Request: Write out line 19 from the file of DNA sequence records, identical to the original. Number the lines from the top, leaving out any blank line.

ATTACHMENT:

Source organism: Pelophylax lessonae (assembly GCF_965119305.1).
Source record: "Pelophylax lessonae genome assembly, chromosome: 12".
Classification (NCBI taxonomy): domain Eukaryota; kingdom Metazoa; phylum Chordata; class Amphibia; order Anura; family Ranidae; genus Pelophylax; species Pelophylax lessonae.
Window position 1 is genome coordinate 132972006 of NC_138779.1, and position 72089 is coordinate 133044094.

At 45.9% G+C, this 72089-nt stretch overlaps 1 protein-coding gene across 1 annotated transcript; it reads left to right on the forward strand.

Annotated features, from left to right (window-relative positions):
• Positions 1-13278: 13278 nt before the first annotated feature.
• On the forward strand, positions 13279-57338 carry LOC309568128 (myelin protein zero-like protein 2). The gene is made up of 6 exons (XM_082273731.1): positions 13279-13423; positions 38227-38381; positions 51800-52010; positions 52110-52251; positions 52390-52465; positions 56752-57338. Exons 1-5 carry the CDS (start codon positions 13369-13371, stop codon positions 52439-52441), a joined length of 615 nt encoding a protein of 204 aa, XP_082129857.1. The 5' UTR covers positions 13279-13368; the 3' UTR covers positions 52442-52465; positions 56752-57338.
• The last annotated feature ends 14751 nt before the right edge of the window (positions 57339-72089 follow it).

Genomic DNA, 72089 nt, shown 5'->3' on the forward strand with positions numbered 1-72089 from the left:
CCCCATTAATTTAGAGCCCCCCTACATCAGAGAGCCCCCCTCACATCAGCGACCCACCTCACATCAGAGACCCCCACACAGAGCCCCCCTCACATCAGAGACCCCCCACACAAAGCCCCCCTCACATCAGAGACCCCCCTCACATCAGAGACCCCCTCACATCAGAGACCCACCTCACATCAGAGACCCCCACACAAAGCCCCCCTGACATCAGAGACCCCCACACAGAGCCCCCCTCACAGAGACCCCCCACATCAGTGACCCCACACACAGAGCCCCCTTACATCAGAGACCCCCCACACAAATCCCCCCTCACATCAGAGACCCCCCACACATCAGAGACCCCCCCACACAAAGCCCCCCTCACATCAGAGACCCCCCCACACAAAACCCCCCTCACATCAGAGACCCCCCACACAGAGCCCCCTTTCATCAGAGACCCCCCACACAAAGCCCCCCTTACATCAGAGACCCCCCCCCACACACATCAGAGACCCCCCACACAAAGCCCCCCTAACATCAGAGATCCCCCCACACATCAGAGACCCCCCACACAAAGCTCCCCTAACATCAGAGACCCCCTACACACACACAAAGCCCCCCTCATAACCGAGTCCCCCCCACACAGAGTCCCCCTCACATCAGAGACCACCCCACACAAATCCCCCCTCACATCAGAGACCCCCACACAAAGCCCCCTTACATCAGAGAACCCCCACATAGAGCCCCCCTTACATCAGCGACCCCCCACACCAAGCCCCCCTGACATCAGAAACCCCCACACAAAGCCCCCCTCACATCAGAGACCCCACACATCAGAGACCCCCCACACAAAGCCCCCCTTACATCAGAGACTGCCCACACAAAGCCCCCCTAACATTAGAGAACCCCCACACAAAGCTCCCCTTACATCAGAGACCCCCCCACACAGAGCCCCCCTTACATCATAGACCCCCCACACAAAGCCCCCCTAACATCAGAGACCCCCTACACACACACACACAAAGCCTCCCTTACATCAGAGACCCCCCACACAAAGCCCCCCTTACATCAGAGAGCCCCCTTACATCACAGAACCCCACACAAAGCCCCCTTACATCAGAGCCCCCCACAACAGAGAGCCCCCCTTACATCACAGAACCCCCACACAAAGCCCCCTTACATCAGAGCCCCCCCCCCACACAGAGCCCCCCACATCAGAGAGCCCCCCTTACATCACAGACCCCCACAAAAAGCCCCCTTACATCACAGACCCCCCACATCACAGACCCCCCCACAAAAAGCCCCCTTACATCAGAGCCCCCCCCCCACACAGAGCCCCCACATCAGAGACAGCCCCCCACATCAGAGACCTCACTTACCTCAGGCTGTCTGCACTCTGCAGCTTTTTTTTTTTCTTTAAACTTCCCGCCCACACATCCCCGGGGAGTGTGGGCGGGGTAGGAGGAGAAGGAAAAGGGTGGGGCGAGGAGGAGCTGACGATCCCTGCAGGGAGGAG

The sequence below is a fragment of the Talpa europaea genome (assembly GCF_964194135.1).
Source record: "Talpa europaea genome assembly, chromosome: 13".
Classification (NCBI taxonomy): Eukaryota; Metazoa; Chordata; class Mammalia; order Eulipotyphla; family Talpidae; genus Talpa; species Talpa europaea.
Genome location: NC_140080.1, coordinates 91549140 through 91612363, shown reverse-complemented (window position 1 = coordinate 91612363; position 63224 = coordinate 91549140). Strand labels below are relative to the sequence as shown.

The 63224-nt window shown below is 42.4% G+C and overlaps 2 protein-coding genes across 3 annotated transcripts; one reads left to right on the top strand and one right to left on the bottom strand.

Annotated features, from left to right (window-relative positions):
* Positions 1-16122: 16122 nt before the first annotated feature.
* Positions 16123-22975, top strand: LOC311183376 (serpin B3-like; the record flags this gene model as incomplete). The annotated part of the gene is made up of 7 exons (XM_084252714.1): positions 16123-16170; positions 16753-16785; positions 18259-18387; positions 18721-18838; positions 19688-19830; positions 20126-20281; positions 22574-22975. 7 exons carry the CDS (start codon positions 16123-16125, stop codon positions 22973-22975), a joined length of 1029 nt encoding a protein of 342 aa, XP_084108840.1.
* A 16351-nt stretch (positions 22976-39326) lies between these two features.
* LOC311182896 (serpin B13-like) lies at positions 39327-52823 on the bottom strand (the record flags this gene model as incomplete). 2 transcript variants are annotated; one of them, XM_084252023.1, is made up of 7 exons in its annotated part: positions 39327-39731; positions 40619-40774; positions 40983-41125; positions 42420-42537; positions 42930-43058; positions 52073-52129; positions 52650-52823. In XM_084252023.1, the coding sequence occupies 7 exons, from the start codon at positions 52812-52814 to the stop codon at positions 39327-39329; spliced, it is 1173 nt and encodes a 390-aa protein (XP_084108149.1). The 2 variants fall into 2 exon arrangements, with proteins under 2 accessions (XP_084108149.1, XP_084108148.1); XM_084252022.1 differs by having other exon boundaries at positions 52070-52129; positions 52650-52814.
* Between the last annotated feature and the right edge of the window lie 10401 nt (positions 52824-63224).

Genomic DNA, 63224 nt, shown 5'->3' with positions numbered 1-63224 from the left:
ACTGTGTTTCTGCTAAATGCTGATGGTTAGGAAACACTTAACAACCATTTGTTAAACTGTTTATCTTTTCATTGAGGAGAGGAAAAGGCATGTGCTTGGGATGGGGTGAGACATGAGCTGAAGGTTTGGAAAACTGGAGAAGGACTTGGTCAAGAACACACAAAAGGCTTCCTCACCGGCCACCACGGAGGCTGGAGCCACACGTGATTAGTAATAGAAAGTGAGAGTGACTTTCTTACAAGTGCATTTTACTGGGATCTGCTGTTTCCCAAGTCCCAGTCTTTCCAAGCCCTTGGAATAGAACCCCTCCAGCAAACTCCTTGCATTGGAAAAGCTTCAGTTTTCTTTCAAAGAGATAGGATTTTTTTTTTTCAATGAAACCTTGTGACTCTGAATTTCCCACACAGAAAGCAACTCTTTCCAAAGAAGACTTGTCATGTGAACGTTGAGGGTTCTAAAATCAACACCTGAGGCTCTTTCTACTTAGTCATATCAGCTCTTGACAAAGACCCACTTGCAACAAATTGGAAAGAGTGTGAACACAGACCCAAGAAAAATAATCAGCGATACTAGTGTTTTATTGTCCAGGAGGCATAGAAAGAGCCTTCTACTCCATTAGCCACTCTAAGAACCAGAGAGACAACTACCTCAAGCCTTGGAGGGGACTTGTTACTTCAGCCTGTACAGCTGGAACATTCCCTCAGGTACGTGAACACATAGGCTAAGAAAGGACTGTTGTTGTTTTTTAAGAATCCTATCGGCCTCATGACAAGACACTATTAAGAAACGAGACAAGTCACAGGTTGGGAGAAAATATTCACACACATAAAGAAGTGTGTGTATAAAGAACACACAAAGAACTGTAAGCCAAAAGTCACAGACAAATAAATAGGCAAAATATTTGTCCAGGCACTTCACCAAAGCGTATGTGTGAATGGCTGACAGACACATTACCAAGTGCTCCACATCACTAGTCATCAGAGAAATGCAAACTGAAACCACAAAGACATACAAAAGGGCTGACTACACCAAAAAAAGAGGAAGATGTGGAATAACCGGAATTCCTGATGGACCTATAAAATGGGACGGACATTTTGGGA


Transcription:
* Positions 16123-22975, top strand: LOC311183376 (serpin B3-like; the record flags this gene model as incomplete). The annotated part of the gene is made up of 7 exons (XM_084252714.1): positions 16123-16170; positions 16753-16785; positions 18259-18387; positions 18721-18838; positions 19688-19830; positions 20126-20281; positions 22574-22975. 7 exons carry the CDS (start codon positions 16123-16125, stop codon positions 22973-22975), a joined length of 1029 nt encoding a protein of 342 aa, XP_084108840.1.